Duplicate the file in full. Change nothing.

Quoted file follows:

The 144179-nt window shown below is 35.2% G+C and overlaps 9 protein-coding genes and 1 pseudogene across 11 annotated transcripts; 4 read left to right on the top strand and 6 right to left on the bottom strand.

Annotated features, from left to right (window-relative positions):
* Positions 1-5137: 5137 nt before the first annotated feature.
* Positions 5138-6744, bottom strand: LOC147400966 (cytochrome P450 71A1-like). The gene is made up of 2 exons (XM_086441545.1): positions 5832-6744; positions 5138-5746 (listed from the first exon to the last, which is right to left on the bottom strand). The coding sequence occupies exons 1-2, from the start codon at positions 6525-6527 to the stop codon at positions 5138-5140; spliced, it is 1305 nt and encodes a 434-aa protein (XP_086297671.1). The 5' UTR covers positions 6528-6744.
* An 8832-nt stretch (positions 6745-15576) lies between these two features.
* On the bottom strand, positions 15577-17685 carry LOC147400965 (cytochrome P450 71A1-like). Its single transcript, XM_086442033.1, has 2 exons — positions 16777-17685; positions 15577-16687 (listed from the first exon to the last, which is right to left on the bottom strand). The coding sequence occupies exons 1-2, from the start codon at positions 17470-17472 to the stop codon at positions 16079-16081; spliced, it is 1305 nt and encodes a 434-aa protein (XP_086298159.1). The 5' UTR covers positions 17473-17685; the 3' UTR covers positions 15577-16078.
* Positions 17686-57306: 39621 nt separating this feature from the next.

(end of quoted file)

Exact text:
The 144179-nt window shown below is 35.2% G+C and overlaps 9 protein-coding genes and 1 pseudogene across 11 annotated transcripts; 4 read left to right on the top strand and 6 right to left on the bottom strand.

Annotated features, from left to right (window-relative positions):
* Positions 1-5137: 5137 nt before the first annotated feature.
* Positions 5138-6744, bottom strand: LOC147400966 (cytochrome P450 71A1-like). The gene is made up of 2 exons (XM_086441545.1): positions 5832-6744; positions 5138-5746 (listed from the first exon to the last, which is right to left on the bottom strand). The coding sequence occupies exons 1-2, from the start codon at positions 6525-6527 to the stop codon at positions 5138-5140; spliced, it is 1305 nt and encodes a 434-aa protein (XP_086297671.1). The 5' UTR covers positions 6528-6744.
* An 8832-nt stretch (positions 6745-15576) lies between these two features.
* On the bottom strand, positions 15577-17685 carry LOC147400965 (cytochrome P450 71A1-like). Its single transcript, XM_086442033.1, has 2 exons — positions 16777-17685; positions 15577-16687 (listed from the first exon to the last, which is right to left on the bottom strand). The coding sequence occupies exons 1-2, from the start codon at positions 17470-17472 to the stop codon at positions 16079-16081; spliced, it is 1305 nt and encodes a 434-aa protein (XP_086298159.1). The 5' UTR covers positions 17473-17685; the 3' UTR covers positions 15577-16078.
* Positions 17686-57306: 39621 nt separating this feature from the next.